Nintendo has Mario. Microsoft has Master Chief. And Sega, well, for a long time Sega has had Sonic the Hedgehog as its mascot. Thing is, Sonic is an usurper.
Before the blue, spiky hero with the red shoes burst onto the scene in 1991, Sega already had a mascot: Alex Kidd. A character we have never heard from since.
While not as important now as they once were, console mascots used to be seen as a big deal. They were part of the reason Nintendo had become so successful and identifiable as a brand, and other companies were trying their hardest to come up with cartoon icons of their own.
From 1986 until 1991, Sega's was a boy by the name of Alex Kidd, star of a number of platformers across the Master System, Genesis/Mega Drive and even the arcade. He was actually Sega's second crack at a mascot; previously, it had been Opa-Opa, the cute little ship from Fantasy Zone. Being a little ship without a face, though, he wasn't much use, so Alex Kidd was a welcome replacement.
Kidd, a boy who looked a little like Monkey, would star in six games in total, the first being 1986's Alex Kidd in Miracle World. While the Alex Kidd games were ostensibly platformers, they did contain a number of slightly more complicated elements than you'd find in games like the Mario series, like the ability in some games to save your money and buy items and even vehicles from between-level stores.
One area Alex was superior to his rival Mario is that he did not simply jump on top of enemies to defeat them. He punched them. With his GIANT FIST. Actually, another area was that Alex's vehicles - which could make progress through levels a breeze - were awesome, ranging from zippy little submarines to badass motorbikes.
While not exactly the most adult-oriented games Sega has ever developed, there were some changes made to the series between the versions released in Japan and in the West. In Alex Kidd in the Enchanted Castle, for example, the loser of a rock, paper, scissors match would end up almost completely naked. In the Western versions, as you can see to the left, this was changed to a more acceptable (?) "death by falling anvil" gag.
Most games in the series followed a similar formula of platforming, vehicular action and, yes, rock, paper, scissors. The last Alex Kidd game, however, was vastly different to its predecessors. Alex Kidd in Shinobi World was a parody of ninja platformer Shinobi, and was originally designed as a "Shinobi Junior" game, with Alex Kidd thrust awkwardly into the starring role at the 11th hour. While bearing his name, it really isn't an Alex Kidd game at all.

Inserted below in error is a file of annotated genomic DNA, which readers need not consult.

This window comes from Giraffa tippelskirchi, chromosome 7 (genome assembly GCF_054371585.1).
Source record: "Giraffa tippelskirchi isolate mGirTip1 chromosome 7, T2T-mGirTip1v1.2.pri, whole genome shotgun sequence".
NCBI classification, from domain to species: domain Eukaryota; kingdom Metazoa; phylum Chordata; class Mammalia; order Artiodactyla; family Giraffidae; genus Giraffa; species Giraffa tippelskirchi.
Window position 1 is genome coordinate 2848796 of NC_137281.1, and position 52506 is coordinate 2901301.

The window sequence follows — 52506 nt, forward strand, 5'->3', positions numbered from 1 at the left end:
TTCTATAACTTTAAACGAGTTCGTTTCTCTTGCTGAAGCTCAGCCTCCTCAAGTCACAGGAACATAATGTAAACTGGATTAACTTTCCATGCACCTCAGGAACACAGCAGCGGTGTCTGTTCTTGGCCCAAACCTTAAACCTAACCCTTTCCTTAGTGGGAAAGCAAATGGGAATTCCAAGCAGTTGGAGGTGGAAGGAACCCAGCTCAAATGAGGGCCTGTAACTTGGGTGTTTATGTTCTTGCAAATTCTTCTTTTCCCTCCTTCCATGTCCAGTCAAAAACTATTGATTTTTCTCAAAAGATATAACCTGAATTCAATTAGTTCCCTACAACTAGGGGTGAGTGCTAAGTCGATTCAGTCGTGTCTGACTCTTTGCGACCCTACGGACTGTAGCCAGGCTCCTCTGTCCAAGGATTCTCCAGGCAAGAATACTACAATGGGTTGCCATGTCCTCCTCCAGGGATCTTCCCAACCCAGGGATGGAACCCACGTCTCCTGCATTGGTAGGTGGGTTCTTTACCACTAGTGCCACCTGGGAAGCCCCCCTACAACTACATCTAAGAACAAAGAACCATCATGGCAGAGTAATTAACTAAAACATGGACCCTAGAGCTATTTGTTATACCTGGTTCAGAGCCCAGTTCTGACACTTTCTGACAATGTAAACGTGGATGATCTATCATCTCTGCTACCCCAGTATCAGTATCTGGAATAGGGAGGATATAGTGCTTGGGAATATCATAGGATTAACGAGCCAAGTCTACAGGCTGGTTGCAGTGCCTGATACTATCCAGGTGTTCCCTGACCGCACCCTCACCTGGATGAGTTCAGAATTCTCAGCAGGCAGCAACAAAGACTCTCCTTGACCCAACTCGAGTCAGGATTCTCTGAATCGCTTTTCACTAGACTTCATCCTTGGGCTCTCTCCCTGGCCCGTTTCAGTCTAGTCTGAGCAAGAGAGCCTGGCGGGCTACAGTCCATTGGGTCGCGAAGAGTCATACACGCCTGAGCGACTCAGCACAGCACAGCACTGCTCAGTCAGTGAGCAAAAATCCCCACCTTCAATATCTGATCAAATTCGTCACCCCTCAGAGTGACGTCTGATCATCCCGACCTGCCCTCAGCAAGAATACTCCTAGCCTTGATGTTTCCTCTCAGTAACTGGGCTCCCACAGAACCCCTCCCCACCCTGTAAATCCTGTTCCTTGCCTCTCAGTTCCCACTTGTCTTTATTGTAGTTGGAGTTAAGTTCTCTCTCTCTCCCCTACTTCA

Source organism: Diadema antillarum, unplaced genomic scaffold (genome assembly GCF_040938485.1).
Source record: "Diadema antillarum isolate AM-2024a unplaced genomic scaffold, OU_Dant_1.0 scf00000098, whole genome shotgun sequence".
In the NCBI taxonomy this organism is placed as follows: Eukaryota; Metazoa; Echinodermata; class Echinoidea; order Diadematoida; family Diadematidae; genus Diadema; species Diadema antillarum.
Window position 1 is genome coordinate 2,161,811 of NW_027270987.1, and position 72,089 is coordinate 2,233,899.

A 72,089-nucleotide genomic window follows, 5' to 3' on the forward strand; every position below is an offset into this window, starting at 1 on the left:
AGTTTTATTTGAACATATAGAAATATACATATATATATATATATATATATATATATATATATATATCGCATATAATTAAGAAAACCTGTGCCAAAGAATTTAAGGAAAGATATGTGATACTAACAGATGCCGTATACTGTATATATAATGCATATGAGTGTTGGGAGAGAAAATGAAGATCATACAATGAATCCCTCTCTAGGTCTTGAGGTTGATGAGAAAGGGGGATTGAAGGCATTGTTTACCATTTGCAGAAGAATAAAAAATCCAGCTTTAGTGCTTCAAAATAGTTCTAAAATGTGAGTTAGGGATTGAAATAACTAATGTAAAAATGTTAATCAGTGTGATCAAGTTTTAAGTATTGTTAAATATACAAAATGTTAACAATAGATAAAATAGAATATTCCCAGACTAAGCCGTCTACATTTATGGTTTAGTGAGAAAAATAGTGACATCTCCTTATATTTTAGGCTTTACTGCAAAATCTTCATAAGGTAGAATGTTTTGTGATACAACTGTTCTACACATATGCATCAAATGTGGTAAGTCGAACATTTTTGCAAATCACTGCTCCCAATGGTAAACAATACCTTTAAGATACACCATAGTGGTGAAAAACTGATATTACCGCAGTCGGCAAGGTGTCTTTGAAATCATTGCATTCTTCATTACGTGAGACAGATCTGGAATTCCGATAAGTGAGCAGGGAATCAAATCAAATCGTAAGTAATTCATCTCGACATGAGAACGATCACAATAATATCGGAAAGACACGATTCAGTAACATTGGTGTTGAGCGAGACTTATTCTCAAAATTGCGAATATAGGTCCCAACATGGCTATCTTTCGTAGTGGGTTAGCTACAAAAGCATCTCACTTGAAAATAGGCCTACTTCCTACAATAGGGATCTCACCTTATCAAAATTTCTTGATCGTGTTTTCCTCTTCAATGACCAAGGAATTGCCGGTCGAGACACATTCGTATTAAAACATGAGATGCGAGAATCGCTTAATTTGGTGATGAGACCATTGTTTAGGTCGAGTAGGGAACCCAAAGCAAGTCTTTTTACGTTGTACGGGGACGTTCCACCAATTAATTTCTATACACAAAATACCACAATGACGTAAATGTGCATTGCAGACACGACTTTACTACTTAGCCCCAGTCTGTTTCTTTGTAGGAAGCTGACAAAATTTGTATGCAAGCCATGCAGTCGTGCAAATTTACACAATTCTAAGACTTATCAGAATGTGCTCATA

The Alex Kidd series proved to be my video game introduction to two things. One was the game of rock, paper, scissors, which you have to play at the end of certain levels, sometimes as a battle, other times to get stuff. I'd never heard of it before playing this game! The other was the word "Ziggurat". Not a term you normally come across as a child under the age of ten, and it was a handy one to bust out on the playground or classroom to make it sound like you were smarter than you actually were.
The Alex Kidd games were great. Yet Alex himself never really caught on with the public. He didn't really have an iconic look, or a catchphrase, or something that would make him stick and make people think "yes, this boy represents all that Sega wants us to think it represents".
So when Sonic the Hedgehog came along in 1991, Alex was kicked to the curb. And it's this kicking, more than the games themselves, that really interests me. After 1990's Alex Kidd in Shinobi World for the Master System, the boy was never to be seen again. Sure, he made some cameos, in games like Altered Beast and Shenmue (and most recently in Sonic & Sega All-Stars Racing), but in the 21 years since there has not been a single standalone Alex Kidd game, which is remarkably odd for a nostalgia-mad company like Sega, which has even found the time to release a new Nights game.
There are shades of a "night of long knives" at Sega HQ in his swift removal from the top of Sega's franchise pecking order. Or, for another 20th century political analogy, it's like Alex Kidd was the Leon Trotsky of the video game world: pivotal for a moment, then when no longer needed he took an ice pick to the skull, never to be heard from again.
Here's hoping that, some day, Sega seem fit to forgive whatever gross indiscretions Alex committed behind the scenes and bring him back. The world is a little short on platformers featuring mild RPG elements, rock, paper scissors matches and motorbikes, and that's something only Alex Kidd can help rectify.